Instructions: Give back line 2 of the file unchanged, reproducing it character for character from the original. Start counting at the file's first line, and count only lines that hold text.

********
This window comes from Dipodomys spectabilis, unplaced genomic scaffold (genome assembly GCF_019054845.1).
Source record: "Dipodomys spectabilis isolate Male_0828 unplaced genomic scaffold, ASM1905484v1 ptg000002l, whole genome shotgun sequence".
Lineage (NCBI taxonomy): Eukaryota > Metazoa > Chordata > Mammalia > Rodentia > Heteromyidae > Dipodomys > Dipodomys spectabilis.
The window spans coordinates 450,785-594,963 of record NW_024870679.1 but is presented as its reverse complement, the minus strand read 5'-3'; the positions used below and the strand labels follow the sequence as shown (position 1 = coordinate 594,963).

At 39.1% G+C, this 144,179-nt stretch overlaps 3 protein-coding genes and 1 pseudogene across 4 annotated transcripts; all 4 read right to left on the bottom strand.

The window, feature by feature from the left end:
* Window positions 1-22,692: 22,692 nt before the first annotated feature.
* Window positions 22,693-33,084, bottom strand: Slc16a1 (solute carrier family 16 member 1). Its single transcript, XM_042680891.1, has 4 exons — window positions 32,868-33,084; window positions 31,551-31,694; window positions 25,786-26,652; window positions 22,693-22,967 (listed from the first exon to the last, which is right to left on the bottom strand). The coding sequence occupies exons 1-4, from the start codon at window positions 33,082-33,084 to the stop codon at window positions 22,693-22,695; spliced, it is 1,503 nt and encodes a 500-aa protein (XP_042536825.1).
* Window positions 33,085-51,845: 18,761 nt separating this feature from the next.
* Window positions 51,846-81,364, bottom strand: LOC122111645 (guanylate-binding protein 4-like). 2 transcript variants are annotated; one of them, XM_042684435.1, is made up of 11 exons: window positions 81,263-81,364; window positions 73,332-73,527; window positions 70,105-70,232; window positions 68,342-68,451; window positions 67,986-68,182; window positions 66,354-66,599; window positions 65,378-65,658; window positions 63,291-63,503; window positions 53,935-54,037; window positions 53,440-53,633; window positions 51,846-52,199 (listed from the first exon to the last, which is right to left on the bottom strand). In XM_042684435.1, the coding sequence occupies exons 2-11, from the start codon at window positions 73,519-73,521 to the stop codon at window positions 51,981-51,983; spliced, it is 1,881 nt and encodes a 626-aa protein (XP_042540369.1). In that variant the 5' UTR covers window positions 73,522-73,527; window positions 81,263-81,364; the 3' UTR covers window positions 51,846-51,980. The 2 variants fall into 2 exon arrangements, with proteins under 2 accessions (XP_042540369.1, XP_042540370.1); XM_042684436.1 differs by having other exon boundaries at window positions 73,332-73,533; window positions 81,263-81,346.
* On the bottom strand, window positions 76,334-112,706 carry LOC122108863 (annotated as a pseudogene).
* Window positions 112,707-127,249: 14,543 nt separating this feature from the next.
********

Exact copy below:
Source record: "Dipodomys spectabilis isolate Male_0828 unplaced genomic scaffold, ASM1905484v1 ptg000002l, whole genome shotgun sequence".